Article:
What is Reining?
Reining has been called the dressage of the western world. As in dressage, a rider pilots a collected horse through a prescribed pattern while being judged on smoothness, control, attitude and finesse.
However, all similarities stop there. Where dressage is slow and measured, reining is a fast-paced thrill ride full of hard-driving runs, explosive stops and dizzying spins.
About the NRHA
Founded in 1966, the National Reining Horse Association (NRHA) is an organization dedicated to the promotion of the reining horse. It serves as the standard setting body for the sport of Reining worldwide. Check out our Historic Milestones.
NRHA MISSION STATEMENT:
Title: This organization is incorporated under the laws of the State of Oklahoma and shall be known as the National Reining Horse Association, and shall at all times be operated as a not for profit association in accordance with the laws of the State of Oklahoma and the United States of America.
WHAT IS REINING?
Reining is a judged event designed to show the athletic ability of a ranch type horse within the confines of a show arena. In NRHA competition, contestants are required to run one of thirteen approved patterns, included in the NRHA Handbook.
Each pattern includes small slow circles, large fast circles, flying lead changes, roll backs over the hocks, 360 degree spins done in place, and exciting sliding stops that are the hallmark of the reining horse.
The NRHA Judging System is recognized as the leading format for judging an equine event that combines technical and stylistic elements coupled with consideration of “degree of difficulty”. Many segments of the equine judging discipline have openly embraced the NRHA Judging System.
NRHA has flourished over the past two decades. Membership numbers have more than doubled to top 19,000; including more than 1,400 youth members. There are currently over 800 NRHA approved shows and approximately 150 Entry Level Reining events held around the world each year. NRHA shows pays out more then $13 million in competition purses annually with the winner of the NRHA Open Futurity taking home $150,000.
The NRHA Executive Committee has aligned with other worldwide equine associations to accomplish common goals and to move the sport of Reining into the international arena. In 1988, Americana became the first show in Europe to be NRHA approved. Gaining acceptance as the first Western Discipline of the United States Equestrian Team (USET) in 1998 marked an important milestone in the history of Reining, the western horse, and the NRHA. In 2000, the Federation Equestre International (FEI) accepted Reining for International Competition, and Reining was approved as the first Western Discipline to be inducted into the World Equestrian Games in 2002. Today, NRHA is continuing their efforts to expand the sport of Reining across all borders.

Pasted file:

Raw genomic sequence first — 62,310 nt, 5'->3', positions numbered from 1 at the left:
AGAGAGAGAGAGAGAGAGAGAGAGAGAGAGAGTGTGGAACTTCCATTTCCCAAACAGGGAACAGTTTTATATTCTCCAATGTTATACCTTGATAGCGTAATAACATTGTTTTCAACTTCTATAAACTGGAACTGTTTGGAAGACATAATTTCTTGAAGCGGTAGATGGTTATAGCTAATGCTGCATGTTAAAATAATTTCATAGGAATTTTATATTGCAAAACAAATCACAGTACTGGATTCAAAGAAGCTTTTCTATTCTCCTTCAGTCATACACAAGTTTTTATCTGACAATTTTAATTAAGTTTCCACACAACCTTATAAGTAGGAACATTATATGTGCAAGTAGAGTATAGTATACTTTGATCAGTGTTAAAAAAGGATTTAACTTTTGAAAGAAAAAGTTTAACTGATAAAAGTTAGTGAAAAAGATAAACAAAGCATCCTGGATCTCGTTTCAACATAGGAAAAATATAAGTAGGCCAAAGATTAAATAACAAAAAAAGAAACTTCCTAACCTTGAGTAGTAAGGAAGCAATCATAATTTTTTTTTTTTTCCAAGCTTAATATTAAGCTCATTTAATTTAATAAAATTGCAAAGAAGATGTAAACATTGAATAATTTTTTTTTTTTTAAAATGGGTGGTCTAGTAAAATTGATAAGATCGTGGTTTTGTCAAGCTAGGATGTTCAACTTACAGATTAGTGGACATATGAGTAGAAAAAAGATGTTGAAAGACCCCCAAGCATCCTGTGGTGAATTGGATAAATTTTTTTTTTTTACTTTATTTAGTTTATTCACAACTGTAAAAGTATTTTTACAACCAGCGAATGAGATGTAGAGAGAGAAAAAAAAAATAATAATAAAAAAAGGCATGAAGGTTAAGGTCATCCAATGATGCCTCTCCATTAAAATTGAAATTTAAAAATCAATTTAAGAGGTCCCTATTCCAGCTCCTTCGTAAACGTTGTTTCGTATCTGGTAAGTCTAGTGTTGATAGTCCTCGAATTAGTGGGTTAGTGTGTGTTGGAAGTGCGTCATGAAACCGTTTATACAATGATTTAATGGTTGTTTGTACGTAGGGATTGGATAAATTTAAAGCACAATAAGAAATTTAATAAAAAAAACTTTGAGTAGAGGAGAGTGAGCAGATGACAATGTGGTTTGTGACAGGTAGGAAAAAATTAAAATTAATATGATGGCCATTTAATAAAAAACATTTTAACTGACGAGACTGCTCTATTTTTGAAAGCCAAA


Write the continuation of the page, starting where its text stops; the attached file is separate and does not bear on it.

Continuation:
NRHA HALL OF FAME
Over the years since NRHA’s inception, many individuals have contributed to its growth. Some are human and some are equine. All have been exceptional! Exceptional in their individual accomplishments and exceptional in their contribution to the sport of Reining.
In recognition of these individuals, NRHA instituted the NRHA Hall of Fame as a continuing acknowledgement of the contribution of these exceptional contributors. The Hall of Fame can be visited in person at the NRHA headquarters in Oklahoma City, Oklahoma.
$$$ MILLION DOLLAR EARNERS $$$
In 1993, Hollywood Jac 86, a leading NRHA Sire for many years, was the first sire to accumulate over $1,000,000 in offspring earnings. In 1995, Bill Horn, one of the sports founding members and leading riders, became the first person to win over $1,0000,000 in NRHA competition. These were astounding milestones for the sport of reining and prompted the association to institute a program that will continue to recognize individuals that achieve this level of accomplishment. Since then, a small number of others have joined this elite group – the NRHA’s Million Dollar Earners.
COMPETITIVE LEVELS FOR ALL
In addition to the two premier events, there are multiple divisions of competition offered at approved shows to enable competitors at all levels to participate, learn, and improve as they master the intricacies of one of the most exciting equine competition events. NRHA offers the following approved divisions in competition:
- Intermediate Open
- Limited Open
- Rookie Level 1 & 2
- Non Pro
- Intermediate Non Pro
- Limited Non Pro
- Prime Time Non Pro
- Snaffle Bit
- Novice Horse Open Level 1 & 2
- Novice Horse Non Pro Level 1 & 2
- Youth 14-18
- Youth 13 & Under
- Youth 10 & Under Short Stirrup
- Unrestricted Youth
The best ride is one that appears effortless while combining technical difficulty and stylistic elements.
A judge scores every part of the pattern from the time the horse enters the ring until the last maneuver.
Each rider enters the ring with a score of 70, which denotes an average performance. The judge then adds or subtracts points during the performance. With seven to eight maneuvers in each pattern, each gets a score ranging from minus 1 1/2 (extremely poor quality) to plus 1 1/2 (excellent quality). Points are given for level of difficulty and finesse, while points are taken away for loss of control of the horse or deviations from the pattern. If no points are given or taken away, that denotes a maneuver that is correct with no degree of difficulty.
British Reining holds two shows each year – The Spring Show at the start of the season and finishing with The Championship Show. In addition each year a Trophy Buckle is awarded to the High Point winners of each class category.
British Reining classes are also held at BR approved shows with NRHA judges. A Horse that does not have an NRHA Competition Licence will need to apply for a British one to compete in British Reining Classes.
Visit www.britishreining.co.uk to see where you can see Reining in the UK